AVC, now 16 years old, is long in the tooth but supported by billions of devices. The impetus to replace it comes from the drive to serve customers with a lower cost/base and a more capable platform. Cue the new contenders VVC and AV1 – not to mention HEVC. It’s no surprise they comptes better then AVC (also known as MPEG 4 and h.264) but do they deliver a cost efficient, legally safe codec on which to build a business?
Thierry Fautier has done the measurements and presents them in this talk. Thierry explains that the tests were done using reference code which, though unoptimised for speed, should represent the best quality possible from each codec and compared 1080p video all of which is reproduced in the IBC conference paper.
Licensing is one important topic as, by some, HEVC is seen as a failed codec not in terms of its compression but rather in the réticente by many companies to deploy it which has been due to the business risk of uncertain licensing costs and/or the expense of the known licensing costs. VVC faces the challenge of entering the market and avoiding these concerns which MPEG is determined to do.
Thierry concludes by comparing AVC against HEVC, AV1 and VVC in terms of deployment dates, deployed devices and the deployment environment. He looks at the challenge of moving large video libraries over to high-complexity codecs due to cost and time required to re-compress. The session ends with questions from the audience. Watch now! Speaker
President-Chair at Ultra HD Forum,
VP Video Strategy, Harmonic
Per-title encoding is a common method of optimising quality and compression by changing the encoding options on a file-by-file basis. Although some would say the start of per-scene encoding is the death knell for per-title encoding, either is much better than the more traditional plan of applying exactly the same settings to each video.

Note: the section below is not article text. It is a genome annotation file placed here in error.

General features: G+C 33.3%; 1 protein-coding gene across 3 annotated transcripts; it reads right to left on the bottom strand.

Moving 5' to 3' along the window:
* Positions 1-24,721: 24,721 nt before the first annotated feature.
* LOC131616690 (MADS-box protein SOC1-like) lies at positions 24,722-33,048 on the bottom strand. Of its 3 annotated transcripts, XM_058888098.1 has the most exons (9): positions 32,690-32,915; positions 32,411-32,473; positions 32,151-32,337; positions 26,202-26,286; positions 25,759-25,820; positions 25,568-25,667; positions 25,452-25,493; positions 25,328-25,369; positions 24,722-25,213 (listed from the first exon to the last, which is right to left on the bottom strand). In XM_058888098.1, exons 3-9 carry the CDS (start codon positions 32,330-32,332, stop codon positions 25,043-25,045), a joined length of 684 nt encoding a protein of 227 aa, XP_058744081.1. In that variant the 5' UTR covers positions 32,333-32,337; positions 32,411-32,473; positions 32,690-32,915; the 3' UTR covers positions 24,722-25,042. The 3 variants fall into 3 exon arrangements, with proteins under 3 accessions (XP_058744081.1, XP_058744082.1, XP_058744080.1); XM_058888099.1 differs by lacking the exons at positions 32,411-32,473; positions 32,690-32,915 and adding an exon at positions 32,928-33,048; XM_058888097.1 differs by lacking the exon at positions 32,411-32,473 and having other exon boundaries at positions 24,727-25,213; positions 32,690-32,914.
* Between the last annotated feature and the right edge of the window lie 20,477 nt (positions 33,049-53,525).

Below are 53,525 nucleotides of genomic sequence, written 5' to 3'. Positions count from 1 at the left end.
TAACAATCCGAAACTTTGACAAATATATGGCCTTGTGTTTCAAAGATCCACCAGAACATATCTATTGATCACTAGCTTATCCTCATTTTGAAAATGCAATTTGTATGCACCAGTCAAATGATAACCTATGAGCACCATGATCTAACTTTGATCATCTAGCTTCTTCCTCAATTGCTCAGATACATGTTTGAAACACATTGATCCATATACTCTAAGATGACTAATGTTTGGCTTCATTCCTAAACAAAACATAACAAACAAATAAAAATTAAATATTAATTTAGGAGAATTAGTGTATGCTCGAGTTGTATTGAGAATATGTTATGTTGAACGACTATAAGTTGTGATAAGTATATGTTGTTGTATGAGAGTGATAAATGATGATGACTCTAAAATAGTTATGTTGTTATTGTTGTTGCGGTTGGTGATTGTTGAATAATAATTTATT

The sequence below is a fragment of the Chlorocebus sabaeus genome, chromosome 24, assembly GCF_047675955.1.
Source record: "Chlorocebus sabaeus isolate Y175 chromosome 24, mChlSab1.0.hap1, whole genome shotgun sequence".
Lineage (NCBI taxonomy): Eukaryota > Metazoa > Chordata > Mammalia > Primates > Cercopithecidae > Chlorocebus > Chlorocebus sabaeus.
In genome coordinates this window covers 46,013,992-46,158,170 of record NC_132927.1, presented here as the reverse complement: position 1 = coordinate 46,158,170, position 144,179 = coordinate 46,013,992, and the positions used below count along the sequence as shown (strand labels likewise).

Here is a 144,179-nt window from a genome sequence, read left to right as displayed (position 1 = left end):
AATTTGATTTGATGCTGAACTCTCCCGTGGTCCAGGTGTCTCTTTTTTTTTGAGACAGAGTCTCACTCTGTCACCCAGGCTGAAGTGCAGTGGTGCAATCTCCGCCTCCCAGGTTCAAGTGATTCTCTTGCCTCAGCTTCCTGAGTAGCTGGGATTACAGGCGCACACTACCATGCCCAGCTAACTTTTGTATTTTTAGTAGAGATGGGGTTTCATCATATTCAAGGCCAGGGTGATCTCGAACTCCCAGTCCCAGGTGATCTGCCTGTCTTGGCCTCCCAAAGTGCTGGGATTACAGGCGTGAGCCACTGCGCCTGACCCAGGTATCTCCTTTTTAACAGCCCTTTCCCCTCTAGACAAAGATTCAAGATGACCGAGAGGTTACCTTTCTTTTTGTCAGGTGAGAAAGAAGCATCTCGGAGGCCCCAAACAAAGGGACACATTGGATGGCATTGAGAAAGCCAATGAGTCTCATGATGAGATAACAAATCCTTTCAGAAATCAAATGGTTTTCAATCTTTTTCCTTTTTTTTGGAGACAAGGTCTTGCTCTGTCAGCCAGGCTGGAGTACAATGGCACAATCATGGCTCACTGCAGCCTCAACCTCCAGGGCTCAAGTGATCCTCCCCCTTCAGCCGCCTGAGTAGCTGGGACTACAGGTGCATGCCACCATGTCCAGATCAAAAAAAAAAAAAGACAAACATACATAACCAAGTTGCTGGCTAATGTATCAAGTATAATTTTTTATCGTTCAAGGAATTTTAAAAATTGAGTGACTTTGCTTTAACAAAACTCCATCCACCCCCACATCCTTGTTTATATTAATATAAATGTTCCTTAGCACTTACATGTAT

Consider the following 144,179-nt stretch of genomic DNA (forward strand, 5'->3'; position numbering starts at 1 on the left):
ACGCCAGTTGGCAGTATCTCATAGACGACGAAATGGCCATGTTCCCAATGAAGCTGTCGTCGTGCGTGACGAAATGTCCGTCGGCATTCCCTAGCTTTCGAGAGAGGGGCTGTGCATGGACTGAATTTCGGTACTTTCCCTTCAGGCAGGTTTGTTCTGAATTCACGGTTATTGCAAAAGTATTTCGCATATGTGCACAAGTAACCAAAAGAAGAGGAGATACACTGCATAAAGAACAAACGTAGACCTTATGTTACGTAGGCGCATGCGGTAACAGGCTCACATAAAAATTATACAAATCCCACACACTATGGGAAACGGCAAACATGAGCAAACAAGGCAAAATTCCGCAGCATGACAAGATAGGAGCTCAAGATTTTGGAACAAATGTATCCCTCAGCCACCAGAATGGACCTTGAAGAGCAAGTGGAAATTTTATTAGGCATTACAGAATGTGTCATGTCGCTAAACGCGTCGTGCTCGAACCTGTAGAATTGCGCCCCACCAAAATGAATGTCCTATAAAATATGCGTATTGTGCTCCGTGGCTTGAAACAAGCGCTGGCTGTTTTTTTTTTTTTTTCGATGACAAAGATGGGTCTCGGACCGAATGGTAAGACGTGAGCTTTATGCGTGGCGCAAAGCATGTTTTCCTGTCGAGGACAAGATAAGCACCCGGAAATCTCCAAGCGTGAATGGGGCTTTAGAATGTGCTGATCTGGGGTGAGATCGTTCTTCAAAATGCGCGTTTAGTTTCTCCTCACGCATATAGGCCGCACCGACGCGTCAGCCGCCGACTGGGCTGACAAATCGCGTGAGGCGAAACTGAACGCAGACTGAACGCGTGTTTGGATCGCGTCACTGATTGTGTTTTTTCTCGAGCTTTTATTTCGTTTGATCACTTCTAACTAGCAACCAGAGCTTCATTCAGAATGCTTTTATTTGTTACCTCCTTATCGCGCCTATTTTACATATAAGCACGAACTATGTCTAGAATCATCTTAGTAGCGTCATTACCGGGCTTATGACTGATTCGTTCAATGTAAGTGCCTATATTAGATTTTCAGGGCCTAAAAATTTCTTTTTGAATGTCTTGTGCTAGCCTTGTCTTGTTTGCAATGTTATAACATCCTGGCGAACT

This talk with Mux’s Nick Chadwick and Ben Dodson looks at what per-title encoding is and how to go about doing it. The initial work involves doing many encodes of the same video and analysing each for quality. This allows you to out which resolutions and bitrates to encode at and how to deliver the best vide.
Ben Dodson explains the way they implemented this at Mux using machine learning. This was done by getting computers to ‘watch’ videos and extract metadata. That metadata can then be used to inform the encoding parameters without the computer watching the whole of a new video.
Nick takes some time to explain MUX’s ‘convex hulls’ which give a shape to the content’s performance at different bitrates and helps visualise the optimum encoding parameters the content. Moreover we see that using this technique, we can explore how to change resolution to create the best encode. This doesn’t always mean reducing the resolution; there are some surprising circumstances when it makes sense to start at high resolutions, even for low bitrates.
The next stage after per-title encoding is to segment the video and encode each segment differently which Nick explores and explains how to deliver different resolutions throughout the stream seamlessly switching between them. Ben takes over and explains how this can be implemented and how to chose the segment boundaries correctly, again, using a machine learning approach to analysis and decision making.
Artificial Intelligence, Machine Learning and related technologies aren’t going to go away…the real question is where they are best put to use. Here, Dan Grois from Comcast shows their transformative effect on video.